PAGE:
Grant Thornton tops Government’s new social mobility index

A reveller at Oxford University. Employers still canvas Oxbridge universities for candidates more than any other institutions

The Government has published its first ever list of the top 50 employers to have promoted social mobility at work.

Accounting firm Grant Thornton tops the list, followed by consulting firm KPMG and construction company Skanska.

The index is a joint initiative between the Social Mobility Foundation and the Social Mobility Commission, supported by the City of London Corporation.

Employers are ranked according to the actions they are taking to attract and progress talent from all backgrounds.

The Government analysed data from nearly 100 employers across 17 sectors, who submitted entries about their practices and procedures in areas such as working with young people, recruitment, selection and progression.

A panel of experts came up with the final rankings and every employer involved received a report with recommendations on how they can improve.

In compiling the index, researchers found that just under one-fifth (17%) of the employers who submitted entries had set social mobility targets as part of their overall business strategy.

Four in 10 asked applicants about the type of school they attended, a quarter asked whether candidates received free school meals, and 39% asked if employees were the first in the family to go to university.

Almost three-quarters offered apprenticeships, but most of these programmes are at the lower end of the qualifications scale (levels 2 and 4), despite a push for higher quality apprenticeships.

The Government also found that, while 96% of firms claimed to accept degrees from any university, 61% of all successful applicants to those companies attended one of the country’s 24 most selective universities.

This is compounded by the fact that employers visited the top 11 UK universities more than all the other UK universities combined. This means they are visiting institutions with the lowest percentage of state school students in the country.

Researchers also discovered that Oxford and Cambridge universities were the most visited of all institutions, visited more than 118 other institutions combined.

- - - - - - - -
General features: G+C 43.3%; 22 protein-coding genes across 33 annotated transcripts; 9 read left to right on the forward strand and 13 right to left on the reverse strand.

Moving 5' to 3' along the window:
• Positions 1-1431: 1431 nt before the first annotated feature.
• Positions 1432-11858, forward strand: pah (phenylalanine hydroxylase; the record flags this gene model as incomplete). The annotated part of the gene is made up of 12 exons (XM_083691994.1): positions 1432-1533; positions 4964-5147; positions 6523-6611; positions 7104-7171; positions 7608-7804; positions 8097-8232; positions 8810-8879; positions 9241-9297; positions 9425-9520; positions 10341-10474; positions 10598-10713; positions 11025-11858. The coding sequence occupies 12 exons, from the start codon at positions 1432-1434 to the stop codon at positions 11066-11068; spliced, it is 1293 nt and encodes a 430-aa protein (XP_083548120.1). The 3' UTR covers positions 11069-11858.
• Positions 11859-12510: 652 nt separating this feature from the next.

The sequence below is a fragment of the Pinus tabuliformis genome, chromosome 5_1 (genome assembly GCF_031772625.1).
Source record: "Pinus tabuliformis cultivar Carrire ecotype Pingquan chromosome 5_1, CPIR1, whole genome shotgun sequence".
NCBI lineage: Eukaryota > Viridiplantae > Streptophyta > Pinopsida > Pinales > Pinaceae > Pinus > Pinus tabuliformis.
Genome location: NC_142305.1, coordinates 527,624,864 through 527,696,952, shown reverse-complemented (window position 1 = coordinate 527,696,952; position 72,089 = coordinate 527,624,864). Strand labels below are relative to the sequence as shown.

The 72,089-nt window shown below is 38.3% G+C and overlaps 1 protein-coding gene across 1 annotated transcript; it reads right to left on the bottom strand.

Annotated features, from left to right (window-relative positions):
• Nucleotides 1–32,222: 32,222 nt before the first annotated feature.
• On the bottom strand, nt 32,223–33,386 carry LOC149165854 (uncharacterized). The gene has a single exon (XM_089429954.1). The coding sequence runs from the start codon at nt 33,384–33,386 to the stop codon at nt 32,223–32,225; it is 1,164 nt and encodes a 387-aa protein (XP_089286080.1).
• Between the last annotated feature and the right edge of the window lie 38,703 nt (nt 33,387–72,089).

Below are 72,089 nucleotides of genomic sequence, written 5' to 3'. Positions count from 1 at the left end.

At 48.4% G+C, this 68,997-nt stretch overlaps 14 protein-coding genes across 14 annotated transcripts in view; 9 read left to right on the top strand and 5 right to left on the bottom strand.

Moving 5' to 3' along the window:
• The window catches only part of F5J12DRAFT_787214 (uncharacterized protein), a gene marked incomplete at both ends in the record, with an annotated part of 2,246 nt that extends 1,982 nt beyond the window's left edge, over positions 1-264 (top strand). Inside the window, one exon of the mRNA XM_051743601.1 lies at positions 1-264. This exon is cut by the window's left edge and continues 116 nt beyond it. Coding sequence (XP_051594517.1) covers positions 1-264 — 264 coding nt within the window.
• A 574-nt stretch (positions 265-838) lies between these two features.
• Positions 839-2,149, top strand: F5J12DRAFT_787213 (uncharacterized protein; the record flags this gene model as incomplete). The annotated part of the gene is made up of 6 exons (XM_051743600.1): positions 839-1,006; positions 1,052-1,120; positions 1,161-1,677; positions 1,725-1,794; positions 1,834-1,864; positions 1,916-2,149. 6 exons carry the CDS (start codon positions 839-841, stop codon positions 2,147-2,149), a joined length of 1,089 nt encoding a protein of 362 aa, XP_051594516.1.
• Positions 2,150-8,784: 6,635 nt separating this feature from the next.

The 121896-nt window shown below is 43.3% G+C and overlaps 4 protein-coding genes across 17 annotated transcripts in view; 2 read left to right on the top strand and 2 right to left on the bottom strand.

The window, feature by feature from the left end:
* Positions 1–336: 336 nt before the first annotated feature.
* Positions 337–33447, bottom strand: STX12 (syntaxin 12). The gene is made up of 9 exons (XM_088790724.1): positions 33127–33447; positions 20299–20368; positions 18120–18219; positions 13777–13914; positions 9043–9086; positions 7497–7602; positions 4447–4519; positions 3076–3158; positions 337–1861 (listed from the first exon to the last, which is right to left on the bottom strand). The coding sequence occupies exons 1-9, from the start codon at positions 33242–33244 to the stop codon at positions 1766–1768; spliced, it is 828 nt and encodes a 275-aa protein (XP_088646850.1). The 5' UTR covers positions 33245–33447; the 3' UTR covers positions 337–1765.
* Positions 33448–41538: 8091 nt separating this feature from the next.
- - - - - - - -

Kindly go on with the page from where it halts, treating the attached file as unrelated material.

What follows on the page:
David Johnston, chief executive of the Social Mobility Foundation, said there was still progress to be made.

He said: “All the top 50 firms in the Social Mobility Employer Index should be applauded for the progress they are making towards ensuring that everyone has the opportunity to get in and get on – regardless of their background.”

“While no one firm has cracked the issue and there is still progress to be made, they should be congratulated both for having prioritised social mobility and for being prepared to have their processes and practices independently scrutinised.”

Alan Milburn, chair of the Social Mobility Commission, added: “Improving the UK’s dismal social mobility record requires new action by employers and not just governments.

“Employers that have employees at all levels from a rich variety of social backgrounds are better placed to meet the demands and uncertainties of today’s world. Social mobility is good for employers. And employers can make a major contribution to creating a more mobile society.”

The top 10 firms named in the index are as follows:

1. Grant Thornton UK


3. Skanska UK

4. Standard Life

5. Deloitte UK

6. JP Morgan

7. PwC

8. Berwin Leighton Paisner

9. WM Morrisons Supermarkets

10. Enterprise Rent-A-Car

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